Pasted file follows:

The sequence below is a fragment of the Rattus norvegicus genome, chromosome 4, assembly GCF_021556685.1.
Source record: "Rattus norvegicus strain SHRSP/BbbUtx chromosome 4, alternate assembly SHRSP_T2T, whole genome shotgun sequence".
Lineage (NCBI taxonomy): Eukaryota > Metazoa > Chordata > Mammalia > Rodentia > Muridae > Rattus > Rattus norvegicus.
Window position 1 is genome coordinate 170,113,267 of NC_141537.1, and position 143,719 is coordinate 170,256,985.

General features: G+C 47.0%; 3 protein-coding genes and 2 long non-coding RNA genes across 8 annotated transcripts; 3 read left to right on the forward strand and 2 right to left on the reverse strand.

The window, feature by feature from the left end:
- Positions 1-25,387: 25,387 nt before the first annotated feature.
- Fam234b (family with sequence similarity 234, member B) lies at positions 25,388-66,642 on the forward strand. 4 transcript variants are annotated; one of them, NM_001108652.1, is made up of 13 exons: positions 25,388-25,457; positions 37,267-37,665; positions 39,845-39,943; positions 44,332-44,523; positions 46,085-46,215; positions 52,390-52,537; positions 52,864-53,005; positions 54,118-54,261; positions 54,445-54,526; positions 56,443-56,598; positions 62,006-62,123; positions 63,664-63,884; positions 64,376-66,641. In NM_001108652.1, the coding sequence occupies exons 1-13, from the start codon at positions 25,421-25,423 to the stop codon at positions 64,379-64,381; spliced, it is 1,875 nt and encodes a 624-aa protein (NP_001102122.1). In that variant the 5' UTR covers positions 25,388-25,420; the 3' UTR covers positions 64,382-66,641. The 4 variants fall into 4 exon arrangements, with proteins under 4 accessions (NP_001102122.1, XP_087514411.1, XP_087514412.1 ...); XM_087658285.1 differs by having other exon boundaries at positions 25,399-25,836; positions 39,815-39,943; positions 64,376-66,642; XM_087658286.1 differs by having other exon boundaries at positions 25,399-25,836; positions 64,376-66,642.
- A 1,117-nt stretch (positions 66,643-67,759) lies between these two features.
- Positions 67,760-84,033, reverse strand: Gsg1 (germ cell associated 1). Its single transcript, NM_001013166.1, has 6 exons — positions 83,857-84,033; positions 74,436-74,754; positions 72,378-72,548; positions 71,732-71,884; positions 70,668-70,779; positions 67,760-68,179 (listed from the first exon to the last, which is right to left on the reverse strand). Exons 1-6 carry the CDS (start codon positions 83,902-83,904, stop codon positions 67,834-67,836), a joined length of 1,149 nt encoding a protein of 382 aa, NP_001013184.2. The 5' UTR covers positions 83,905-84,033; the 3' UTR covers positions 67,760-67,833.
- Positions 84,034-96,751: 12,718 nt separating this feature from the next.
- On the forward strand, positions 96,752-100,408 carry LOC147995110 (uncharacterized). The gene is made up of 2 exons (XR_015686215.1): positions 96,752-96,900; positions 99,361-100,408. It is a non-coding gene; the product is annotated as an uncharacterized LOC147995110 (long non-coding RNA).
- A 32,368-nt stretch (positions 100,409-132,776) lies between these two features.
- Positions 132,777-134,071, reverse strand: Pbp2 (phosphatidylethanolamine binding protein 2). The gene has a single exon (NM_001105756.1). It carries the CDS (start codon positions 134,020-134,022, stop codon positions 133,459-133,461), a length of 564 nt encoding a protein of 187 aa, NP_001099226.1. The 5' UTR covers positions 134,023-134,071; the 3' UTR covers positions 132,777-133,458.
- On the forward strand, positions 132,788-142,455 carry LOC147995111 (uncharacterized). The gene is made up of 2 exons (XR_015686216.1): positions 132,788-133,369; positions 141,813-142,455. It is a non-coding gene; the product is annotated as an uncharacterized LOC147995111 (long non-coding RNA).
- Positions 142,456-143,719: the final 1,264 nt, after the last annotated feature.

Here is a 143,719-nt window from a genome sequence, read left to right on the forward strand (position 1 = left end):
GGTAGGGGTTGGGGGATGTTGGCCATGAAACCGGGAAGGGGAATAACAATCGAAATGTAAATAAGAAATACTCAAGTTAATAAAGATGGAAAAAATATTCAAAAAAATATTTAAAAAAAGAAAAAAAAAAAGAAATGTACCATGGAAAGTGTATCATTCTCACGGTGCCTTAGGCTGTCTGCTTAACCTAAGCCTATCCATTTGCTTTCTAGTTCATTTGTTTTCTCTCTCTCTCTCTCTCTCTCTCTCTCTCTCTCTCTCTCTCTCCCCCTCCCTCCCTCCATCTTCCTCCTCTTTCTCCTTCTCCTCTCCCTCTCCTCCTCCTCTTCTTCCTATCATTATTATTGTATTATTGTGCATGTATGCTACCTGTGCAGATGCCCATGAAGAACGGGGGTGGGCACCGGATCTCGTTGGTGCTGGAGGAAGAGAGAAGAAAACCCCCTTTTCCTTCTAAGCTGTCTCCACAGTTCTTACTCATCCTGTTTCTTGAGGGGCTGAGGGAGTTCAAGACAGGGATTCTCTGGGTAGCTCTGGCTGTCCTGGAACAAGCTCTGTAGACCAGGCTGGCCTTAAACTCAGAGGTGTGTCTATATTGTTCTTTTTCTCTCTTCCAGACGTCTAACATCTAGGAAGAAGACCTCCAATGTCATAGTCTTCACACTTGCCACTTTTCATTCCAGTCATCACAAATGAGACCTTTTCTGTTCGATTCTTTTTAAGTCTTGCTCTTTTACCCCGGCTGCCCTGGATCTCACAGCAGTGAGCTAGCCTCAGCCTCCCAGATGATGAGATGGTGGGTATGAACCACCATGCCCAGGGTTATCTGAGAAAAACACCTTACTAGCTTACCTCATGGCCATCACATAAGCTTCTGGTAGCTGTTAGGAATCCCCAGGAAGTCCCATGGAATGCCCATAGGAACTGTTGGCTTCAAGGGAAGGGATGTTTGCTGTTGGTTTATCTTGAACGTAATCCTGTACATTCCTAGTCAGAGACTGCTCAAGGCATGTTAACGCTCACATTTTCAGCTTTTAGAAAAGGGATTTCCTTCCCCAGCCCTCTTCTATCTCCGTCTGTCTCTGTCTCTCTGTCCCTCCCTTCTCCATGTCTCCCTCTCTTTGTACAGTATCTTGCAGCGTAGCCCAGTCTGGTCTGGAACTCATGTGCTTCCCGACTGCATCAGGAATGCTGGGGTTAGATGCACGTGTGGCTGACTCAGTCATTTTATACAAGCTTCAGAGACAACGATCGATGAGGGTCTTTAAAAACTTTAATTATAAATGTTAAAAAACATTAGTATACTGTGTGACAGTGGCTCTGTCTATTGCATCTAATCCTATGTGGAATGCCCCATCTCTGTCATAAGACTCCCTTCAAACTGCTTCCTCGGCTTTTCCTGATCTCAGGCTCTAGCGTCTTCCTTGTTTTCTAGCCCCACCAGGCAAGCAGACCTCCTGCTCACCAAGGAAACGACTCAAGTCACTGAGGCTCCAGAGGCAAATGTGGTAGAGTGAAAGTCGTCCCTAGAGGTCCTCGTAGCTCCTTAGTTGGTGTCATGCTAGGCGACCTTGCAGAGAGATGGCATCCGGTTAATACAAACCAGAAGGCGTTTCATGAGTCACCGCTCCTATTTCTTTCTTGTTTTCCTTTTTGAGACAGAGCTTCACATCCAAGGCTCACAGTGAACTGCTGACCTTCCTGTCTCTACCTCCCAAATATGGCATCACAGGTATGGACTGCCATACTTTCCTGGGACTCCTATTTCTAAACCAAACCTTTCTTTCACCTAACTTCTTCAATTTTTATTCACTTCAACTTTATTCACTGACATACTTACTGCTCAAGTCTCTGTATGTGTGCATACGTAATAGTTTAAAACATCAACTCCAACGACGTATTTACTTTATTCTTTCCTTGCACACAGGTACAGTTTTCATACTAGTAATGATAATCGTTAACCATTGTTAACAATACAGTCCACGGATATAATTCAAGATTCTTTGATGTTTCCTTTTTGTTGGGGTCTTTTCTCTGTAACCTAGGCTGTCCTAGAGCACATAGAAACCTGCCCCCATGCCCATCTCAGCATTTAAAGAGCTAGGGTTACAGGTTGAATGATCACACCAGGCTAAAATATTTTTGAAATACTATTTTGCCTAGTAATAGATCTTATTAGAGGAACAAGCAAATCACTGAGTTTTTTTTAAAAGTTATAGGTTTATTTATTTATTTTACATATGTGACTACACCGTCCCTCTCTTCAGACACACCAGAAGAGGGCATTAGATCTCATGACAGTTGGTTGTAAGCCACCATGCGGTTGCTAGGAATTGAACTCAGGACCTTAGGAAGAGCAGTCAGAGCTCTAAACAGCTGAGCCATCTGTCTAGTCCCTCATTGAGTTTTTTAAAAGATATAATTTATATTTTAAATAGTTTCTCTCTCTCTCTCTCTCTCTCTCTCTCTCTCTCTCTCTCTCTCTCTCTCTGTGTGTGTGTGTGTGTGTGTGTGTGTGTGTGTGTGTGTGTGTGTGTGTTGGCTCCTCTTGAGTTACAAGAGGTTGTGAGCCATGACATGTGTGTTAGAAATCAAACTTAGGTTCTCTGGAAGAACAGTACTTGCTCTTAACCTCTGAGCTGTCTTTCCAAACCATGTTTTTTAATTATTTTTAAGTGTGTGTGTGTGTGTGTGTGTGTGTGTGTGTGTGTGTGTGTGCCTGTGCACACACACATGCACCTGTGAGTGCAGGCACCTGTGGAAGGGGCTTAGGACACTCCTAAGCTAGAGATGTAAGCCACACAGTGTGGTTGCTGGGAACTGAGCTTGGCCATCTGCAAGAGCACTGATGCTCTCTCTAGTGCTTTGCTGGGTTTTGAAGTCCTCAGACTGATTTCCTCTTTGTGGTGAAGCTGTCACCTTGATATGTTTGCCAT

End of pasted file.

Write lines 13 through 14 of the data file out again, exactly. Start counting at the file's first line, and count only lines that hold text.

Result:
- A 32,368-nt stretch (positions 100,409-132,776) lies between these two features.
- Positions 132,777-134,071, reverse strand: Pbp2 (phosphatidylethanolamine binding protein 2). The gene has a single exon (NM_001105756.1). It carries the CDS (start codon positions 134,020-134,022, stop codon positions 133,459-133,461), a length of 564 nt encoding a protein of 187 aa, NP_001099226.1. The 5' UTR covers positions 134,023-134,071; the 3' UTR covers positions 132,777-133,458.